a plurality of water tubes aligned parallel to each other and having opposite lateral ends located above the functional area of the enclosure;
a generally flat hollow inclined radiator/absorber proximate and exterior to the enclosure composed of a plurality of panels with a higher end and a lower end;
a pair of conduits including a warm water conduit and a cold water conduit each having a header on both ends, said warm water conduit having one header proximate the higher lateral ends of the water tubes and having the other header proximate the higher end of the radiator/absorber, said cold water conduit having one header proximate the lower and opposite lateral ends of the water tubes and having the other header proximate the lower end of the radiator/absorber;
a pump operatively connected with the cold water conduit;
a plurality of operable shutters located between the water tubes and the functional area of the enclosure to selectively block excess radiant heat from the water tubes when more heat has been stored than needs to be used immediately; and
an adjustable amount of water contained within the water tubes, headers, conduits, and radiator/absorber and flowing either by thermosiphon or actuation of the pump through the water tubes, headers, conduits, and radiator/absorber.
34. The apparatus of claim 33 wherein the radiator/absorber panels are rotatable to expose opposite sides, and wherein said panels are coated with flat white paint on one side and have a selective black surface on the other side.
35. The apparatus of claim 33 wherein the water includes anti-freeze or refrigerant to prevent overheating or overcooling as the water is exposed to atmospheric conditions in the radiator/absorber.
36. The apparatus of claim 33 wherein the plurality of water tubes are connected on each end to the header corresponding to that end of the water tubes of the water tubes by small tubes.
37. The apparatus of claim 36 wherein the small tubes which connect the plurality of water tubes to the separate headers contain short rubber insert fittings which at low pressure are self sealing and allow motion without leaking.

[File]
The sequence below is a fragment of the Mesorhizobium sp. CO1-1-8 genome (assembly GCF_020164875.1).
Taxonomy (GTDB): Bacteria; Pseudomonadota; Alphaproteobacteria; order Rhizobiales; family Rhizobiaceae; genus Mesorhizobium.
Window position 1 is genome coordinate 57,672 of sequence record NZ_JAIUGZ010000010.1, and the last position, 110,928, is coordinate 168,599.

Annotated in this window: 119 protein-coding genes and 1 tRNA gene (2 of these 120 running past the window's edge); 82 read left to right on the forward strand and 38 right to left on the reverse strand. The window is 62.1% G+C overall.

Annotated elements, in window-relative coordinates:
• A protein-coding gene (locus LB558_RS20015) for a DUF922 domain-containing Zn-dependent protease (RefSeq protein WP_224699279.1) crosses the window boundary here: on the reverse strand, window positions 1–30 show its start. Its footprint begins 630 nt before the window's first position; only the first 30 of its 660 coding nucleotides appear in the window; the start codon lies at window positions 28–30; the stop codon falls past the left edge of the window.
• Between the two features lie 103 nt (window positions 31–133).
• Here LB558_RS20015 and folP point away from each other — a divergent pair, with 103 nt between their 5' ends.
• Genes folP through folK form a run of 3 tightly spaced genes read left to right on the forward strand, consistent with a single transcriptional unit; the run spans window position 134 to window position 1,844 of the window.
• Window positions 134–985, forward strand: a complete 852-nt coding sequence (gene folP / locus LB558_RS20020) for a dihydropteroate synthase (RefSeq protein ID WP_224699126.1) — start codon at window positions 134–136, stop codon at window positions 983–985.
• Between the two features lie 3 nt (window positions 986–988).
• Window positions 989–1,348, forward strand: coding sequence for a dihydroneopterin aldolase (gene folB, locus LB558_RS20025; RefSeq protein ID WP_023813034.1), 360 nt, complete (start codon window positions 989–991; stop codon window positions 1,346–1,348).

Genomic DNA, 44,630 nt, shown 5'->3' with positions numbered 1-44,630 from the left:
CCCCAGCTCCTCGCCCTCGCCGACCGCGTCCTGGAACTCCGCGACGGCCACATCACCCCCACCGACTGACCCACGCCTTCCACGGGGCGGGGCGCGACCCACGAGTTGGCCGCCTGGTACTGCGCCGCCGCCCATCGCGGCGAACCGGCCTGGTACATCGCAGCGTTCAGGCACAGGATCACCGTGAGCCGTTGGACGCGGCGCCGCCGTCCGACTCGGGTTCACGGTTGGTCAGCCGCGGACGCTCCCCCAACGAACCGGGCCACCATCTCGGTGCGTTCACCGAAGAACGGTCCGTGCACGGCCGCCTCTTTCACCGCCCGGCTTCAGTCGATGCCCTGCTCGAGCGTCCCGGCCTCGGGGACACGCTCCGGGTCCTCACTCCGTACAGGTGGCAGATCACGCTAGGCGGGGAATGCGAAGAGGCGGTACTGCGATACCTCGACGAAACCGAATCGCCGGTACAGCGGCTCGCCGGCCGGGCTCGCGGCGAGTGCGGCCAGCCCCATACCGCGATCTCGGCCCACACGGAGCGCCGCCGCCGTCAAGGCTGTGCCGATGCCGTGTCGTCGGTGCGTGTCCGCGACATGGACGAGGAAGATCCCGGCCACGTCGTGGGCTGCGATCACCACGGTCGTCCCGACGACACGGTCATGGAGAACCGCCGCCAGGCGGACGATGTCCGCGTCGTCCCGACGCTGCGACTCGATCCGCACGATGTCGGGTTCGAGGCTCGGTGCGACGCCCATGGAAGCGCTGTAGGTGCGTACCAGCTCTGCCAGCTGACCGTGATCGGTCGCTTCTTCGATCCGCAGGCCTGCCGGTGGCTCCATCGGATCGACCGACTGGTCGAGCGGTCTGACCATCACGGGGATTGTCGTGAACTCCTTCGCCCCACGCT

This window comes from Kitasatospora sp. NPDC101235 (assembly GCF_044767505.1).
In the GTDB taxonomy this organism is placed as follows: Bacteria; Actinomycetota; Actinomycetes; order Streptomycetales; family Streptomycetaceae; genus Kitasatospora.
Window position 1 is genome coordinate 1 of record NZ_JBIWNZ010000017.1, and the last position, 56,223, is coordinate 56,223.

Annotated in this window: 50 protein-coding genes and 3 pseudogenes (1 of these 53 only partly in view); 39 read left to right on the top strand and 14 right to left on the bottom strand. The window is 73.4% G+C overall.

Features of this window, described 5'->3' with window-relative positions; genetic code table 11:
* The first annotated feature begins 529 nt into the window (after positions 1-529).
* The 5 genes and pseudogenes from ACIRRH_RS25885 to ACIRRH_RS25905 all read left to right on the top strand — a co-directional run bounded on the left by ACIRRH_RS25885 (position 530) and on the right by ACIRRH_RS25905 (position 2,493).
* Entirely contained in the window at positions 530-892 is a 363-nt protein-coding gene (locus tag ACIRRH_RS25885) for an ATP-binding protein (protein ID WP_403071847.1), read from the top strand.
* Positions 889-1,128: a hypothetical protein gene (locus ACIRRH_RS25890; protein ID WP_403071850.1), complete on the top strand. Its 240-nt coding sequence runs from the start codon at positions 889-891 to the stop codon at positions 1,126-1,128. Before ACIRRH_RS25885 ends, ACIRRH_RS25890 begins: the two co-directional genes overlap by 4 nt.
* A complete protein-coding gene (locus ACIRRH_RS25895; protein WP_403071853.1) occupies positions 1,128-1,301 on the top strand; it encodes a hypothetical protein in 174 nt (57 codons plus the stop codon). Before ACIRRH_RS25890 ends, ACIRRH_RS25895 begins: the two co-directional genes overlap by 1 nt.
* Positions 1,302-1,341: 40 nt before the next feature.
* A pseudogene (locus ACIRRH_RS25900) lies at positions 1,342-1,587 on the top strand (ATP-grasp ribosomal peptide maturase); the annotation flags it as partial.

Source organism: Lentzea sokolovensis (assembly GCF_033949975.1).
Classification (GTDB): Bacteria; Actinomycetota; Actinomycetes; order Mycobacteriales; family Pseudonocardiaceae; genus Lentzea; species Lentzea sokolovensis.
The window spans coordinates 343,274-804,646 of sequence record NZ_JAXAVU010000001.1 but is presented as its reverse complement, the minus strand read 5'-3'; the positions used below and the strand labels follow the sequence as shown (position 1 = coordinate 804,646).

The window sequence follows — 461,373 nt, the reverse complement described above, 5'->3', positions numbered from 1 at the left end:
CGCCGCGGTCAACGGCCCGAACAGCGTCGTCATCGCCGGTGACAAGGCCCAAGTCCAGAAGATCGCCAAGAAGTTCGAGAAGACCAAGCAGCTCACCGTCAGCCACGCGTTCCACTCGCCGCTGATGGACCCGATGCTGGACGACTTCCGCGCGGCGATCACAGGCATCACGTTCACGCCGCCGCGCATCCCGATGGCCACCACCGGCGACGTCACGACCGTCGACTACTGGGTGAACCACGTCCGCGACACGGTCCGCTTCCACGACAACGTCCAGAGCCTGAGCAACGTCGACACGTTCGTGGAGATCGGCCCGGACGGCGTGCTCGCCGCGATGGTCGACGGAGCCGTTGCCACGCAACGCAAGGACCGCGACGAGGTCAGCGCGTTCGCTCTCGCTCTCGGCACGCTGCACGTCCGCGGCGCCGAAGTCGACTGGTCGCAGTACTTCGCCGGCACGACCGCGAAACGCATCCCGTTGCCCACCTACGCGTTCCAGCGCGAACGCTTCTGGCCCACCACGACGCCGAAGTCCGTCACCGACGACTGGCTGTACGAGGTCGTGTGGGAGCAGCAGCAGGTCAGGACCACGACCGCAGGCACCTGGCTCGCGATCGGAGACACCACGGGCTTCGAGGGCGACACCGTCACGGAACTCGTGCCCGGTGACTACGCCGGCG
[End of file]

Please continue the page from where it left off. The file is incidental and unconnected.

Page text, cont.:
38. The apparatus of claim 36 wherein the plurality of radiator/absorber panels are connected on their upper and lower ends to the proximate header by small tubes.
39. The apparatus of claim 38 wherein the small tubes which connect the radiator/absorber panels and the proximate headers contain short rubber insert fittings which at low pressure are self sealing and allow motion without leaking.
40. The apparatus of claim 33 further comprising an expansion tank connected by a third conduit to the upper end of the radiator/absorber.
41. Apparatus using different quantities of water to control the internal temperature of an enclosure having a roof to expose to the atmosphere and an enclosed functional area, said apparatus comprising:
a plurality of water tubes aligned parallel to each other and having opposite lateral ends located above the functional area of the enclosure;
a flexible sheet proximate an exterior to the enclosure mounted in an inclined configuration with a higher end and a lower end and having a plurality of interior flow paths extending from the higher end to the lower end of the sheet;
a pair of conduits including a warm water conduit between one end of the water tubes and the higher end of the flexible sheet and a cold water conduit between the other end of the water tubes and the lower end of the flexible sheet;
a pump operably connected with the cold water conduit; and
a quantity of water filling the water tubes, conduits and the channels within the flexible sheet when cooling is desired so that the water will thermal siphon through the flexible sheet to provide cooling at night, and whereby the container, conduits and flexible sheet are partially filled with water when heating is desired and the pump actuated during period of sunshine to provide solar heating.